Excerpts from 1700 Years is Long Enough by James H. Rutz
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Excerpts from 1700 Years is Long Enough by James H. Rutz

Posted: 2007-02-03 17:29:34

Excerpts from  1700 Years is Long Enough  by James H. Rutz, 1990,  Open Church Ministries, Costa Mesa, CA      (1-29-07) 

P. 1  If you’ve ever felt lonely and unimportant in church, there’s a good reason: you are alone and unimportant. From 11:00 to 12:00 on Sunday, you’re just another pretty face in the crowd. Though surrounded by others, you’re cut off. You are walled off in your own space and your voice is silent. The service would be exactly the same without you. You know that. Your input is like another gallon of water going over Niagara Falls

The heart of your church is the Sunday Service. No matter what you have on your heart—the greatest joy or deepest sorrow—you are not allowed to share it during the service. Ever. Fellowship is confined to the foyer afterward, please. Unless you’ve figured a way to fellowship with the back of someone’s head. Try to talk, and the ushers will push you out. Post haste. This, my friend, is not Biblical. St. Peter would have wept. In fact, many of the early churches almost demanded you share something every week.

P. 5  Within 30 years of Christ’s ascension the gospel was being preached in every outpost of the Roman Empire. Unencumbered by mortgages, committees, staff salaries, the conflicts between choir rehearsal and church softball team practice the “followers of the Way” blazed a trail of stunning successes. 

P. 6  What really killed the Church was the bricks. In the biggest blunder in her history, the church began constructing lots of buildings (after 300 A.D.)…and ending forever the warm, precious meetings in someone’s living room.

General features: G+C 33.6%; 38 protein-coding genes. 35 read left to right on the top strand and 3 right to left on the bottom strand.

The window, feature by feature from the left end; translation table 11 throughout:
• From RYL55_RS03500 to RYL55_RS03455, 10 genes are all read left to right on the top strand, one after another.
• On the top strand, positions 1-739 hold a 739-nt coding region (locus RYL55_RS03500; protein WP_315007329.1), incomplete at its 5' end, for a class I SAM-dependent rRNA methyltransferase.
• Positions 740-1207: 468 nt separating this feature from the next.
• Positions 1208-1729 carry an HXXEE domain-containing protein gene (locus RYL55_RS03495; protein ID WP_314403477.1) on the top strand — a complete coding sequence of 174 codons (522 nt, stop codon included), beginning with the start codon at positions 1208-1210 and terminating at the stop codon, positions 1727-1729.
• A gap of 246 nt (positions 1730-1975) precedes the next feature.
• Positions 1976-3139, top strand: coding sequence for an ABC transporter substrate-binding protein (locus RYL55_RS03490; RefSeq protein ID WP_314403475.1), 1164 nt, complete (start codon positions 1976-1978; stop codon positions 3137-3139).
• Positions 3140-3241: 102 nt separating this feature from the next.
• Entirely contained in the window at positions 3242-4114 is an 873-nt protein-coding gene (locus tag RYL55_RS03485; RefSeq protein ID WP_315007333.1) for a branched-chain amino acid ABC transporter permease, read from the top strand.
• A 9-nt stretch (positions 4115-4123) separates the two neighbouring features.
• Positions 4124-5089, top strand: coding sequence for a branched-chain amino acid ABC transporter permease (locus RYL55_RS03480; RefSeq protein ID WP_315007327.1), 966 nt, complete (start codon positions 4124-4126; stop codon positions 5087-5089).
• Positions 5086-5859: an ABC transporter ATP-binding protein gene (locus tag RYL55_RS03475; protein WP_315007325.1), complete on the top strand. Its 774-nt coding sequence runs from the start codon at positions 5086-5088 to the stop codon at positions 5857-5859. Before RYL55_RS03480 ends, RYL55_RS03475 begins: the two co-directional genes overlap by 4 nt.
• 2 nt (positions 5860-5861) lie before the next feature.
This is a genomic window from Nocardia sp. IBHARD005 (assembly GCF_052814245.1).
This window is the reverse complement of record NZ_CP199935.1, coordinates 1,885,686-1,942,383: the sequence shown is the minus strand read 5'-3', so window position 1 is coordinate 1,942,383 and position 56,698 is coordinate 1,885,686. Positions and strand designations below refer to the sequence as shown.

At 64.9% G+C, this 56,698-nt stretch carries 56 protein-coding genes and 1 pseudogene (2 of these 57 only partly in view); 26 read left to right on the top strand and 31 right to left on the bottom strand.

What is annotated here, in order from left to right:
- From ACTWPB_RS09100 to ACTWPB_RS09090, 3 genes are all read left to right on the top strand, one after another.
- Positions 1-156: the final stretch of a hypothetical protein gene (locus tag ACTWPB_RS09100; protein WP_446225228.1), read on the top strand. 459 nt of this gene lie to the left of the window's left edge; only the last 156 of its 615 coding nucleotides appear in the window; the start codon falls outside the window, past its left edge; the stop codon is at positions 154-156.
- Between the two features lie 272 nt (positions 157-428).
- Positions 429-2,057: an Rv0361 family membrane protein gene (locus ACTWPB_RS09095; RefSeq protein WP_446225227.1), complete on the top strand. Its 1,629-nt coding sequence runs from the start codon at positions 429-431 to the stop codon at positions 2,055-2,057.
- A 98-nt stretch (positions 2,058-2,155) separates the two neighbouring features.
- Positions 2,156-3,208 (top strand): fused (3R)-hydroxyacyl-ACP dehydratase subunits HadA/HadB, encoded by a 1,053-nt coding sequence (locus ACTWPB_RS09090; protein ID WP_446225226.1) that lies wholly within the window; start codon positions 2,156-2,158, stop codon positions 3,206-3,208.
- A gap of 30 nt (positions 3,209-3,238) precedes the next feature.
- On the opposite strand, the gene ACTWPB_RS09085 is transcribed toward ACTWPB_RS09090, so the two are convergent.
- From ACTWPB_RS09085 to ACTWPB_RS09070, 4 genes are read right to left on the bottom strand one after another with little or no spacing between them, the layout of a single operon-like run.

P. 7  Modeled after the Roman forums, the new buildings held hundreds of Christians. Of course, you can’t have intimate, easy interaction with that size of crowd. So from the first Sunday it was opened, a new sanctuary put limits on free expression. Imagine you were living in that time. (1) You may have felt at ease confessing a sin to a couple dozen friends over at Joseph and Johanna’s house. But in front of 500 strangers? Whoa! (2) If God taught you something this week and it lay strongly on your heart, you wouldn’t hesitate to stand up and spend ten or fifteen minutes sharing it in Joseph and Johanna’s living room. But here in the new hall, there are probably at least a dozen men and women with a message burning in their hearts. So forget it!  I could go on, but you get the idea. Without modern acoustics or roving microphones, open meetings became difficult. Not too difficult, mind you, but difficult. So closed meetings took over. All speaking became centralized in a pulpit. And order was maintained (it seemed like a good idea at the time). At Joseph and Johanna’s you were a participant. Here, you’re a spectator, a passive listener.  At first you don’t mind it. The change is all so exciting. And being with 500 believers at once—wow! Paradise! Not until years later does it dawn on you that you’ve been turned into a pew potato. But now, with 1,000 eyes focused on the pulpit, the man behind it becomes extremely important. He’s very, very good, of course—probably the best speaker in the area. His warmth and wisdom and skill defuse any latent objections to the new state of affairs. Certainly, his polished sermons beat the sandals off the impromptu teachings you used to hear—and give—at Joseph and Johanna’s.